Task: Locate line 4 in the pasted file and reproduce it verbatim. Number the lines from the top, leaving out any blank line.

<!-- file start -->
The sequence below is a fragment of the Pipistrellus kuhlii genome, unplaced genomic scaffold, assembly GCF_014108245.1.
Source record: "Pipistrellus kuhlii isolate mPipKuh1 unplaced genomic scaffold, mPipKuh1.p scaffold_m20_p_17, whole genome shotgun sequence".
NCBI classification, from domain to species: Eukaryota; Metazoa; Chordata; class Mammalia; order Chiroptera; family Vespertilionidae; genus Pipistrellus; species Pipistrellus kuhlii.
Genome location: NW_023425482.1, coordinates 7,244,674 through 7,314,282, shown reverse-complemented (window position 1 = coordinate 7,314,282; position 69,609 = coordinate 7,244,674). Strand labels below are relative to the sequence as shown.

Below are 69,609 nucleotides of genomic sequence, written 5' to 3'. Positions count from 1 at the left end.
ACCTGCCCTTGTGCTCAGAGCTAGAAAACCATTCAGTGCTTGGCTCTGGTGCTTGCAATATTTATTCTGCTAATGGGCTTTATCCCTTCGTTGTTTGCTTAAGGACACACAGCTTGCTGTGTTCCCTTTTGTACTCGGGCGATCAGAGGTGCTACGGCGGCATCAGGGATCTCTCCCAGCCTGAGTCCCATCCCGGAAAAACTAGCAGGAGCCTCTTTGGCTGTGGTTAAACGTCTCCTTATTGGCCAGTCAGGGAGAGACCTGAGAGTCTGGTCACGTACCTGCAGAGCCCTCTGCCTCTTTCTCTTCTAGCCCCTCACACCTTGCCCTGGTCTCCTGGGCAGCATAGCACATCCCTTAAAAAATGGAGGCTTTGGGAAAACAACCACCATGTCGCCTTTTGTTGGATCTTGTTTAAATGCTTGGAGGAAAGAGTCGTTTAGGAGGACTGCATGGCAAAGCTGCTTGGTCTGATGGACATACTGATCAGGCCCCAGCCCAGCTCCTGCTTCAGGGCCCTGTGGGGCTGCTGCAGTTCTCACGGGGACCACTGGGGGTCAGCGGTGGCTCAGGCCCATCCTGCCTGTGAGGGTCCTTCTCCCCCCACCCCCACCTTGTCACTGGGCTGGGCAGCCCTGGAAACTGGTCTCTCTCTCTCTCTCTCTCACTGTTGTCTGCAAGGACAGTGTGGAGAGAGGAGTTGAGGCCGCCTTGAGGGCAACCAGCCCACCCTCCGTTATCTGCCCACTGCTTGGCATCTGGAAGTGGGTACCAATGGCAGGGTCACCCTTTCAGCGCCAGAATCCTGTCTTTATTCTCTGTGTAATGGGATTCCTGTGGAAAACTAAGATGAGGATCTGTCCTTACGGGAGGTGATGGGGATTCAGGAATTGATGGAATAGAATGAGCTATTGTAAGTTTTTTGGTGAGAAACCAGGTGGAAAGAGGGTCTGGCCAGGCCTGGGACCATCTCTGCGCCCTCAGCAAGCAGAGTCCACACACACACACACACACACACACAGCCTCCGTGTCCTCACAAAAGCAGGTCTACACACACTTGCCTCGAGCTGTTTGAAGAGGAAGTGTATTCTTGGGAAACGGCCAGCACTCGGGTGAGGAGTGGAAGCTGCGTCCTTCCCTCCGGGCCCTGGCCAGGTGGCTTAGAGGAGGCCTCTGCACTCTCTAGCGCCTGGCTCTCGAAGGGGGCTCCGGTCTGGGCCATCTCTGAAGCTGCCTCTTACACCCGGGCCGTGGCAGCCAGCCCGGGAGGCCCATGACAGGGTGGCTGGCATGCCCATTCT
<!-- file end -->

Genome location: NW_023425482.1, coordinates 7,244,674 through 7,314,282, shown reverse-complemented (window position 1 = coordinate 7,314,282; position 69,609 = coordinate 7,244,674). Strand labels below are relative to the sequence as shown.